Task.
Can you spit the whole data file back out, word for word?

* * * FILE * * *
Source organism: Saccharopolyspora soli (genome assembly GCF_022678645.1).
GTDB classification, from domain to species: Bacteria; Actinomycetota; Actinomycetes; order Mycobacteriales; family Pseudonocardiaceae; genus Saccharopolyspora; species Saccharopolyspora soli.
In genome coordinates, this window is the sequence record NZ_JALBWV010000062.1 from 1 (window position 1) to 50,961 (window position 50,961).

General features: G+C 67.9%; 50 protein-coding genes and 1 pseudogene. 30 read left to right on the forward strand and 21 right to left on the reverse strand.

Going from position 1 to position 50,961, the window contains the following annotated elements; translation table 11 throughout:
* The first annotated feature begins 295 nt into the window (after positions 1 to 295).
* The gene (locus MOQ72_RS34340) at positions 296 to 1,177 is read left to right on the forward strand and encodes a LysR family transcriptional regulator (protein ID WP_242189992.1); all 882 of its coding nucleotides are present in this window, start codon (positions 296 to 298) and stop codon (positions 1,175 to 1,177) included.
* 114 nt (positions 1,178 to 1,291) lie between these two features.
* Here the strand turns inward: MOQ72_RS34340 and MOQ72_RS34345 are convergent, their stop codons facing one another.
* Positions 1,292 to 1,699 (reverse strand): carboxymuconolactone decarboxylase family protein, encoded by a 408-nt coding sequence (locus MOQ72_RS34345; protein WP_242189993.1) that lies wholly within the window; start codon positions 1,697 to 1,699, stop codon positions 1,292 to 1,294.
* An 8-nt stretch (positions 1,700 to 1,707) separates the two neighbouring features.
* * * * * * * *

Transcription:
Source organism: Saccharopolyspora soli (genome assembly GCF_022678645.1).
GTDB classification, from domain to species: Bacteria; Actinomycetota; Actinomycetes; order Mycobacteriales; family Pseudonocardiaceae; genus Saccharopolyspora; species Saccharopolyspora soli.
In genome coordinates, this window is the sequence record NZ_JALBWV010000062.1 from 1 (window position 1) to 50,961 (window position 50,961).

General features: G+C 67.9%; 50 protein-coding genes and 1 pseudogene. 30 read left to right on the forward strand and 21 right to left on the reverse strand.

Going from position 1 to position 50,961, the window contains the following annotated elements; translation table 11 throughout:
* The first annotated feature begins 295 nt into the window (after positions 1 to 295).
* The gene (locus MOQ72_RS34340) at positions 296 to 1,177 is read left to right on the forward strand and encodes a LysR family transcriptional regulator (protein ID WP_242189992.1); all 882 of its coding nucleotides are present in this window, start codon (positions 296 to 298) and stop codon (positions 1,175 to 1,177) included.
* 114 nt (positions 1,178 to 1,291) lie between these two features.
* Here the strand turns inward: MOQ72_RS34340 and MOQ72_RS34345 are convergent, their stop codons facing one another.
* Positions 1,292 to 1,699 (reverse strand): carboxymuconolactone decarboxylase family protein, encoded by a 408-nt coding sequence (locus MOQ72_RS34345; protein WP_242189993.1) that lies wholly within the window; start codon positions 1,697 to 1,699, stop codon positions 1,292 to 1,294.
* An 8-nt stretch (positions 1,700 to 1,707) separates the two neighbouring features.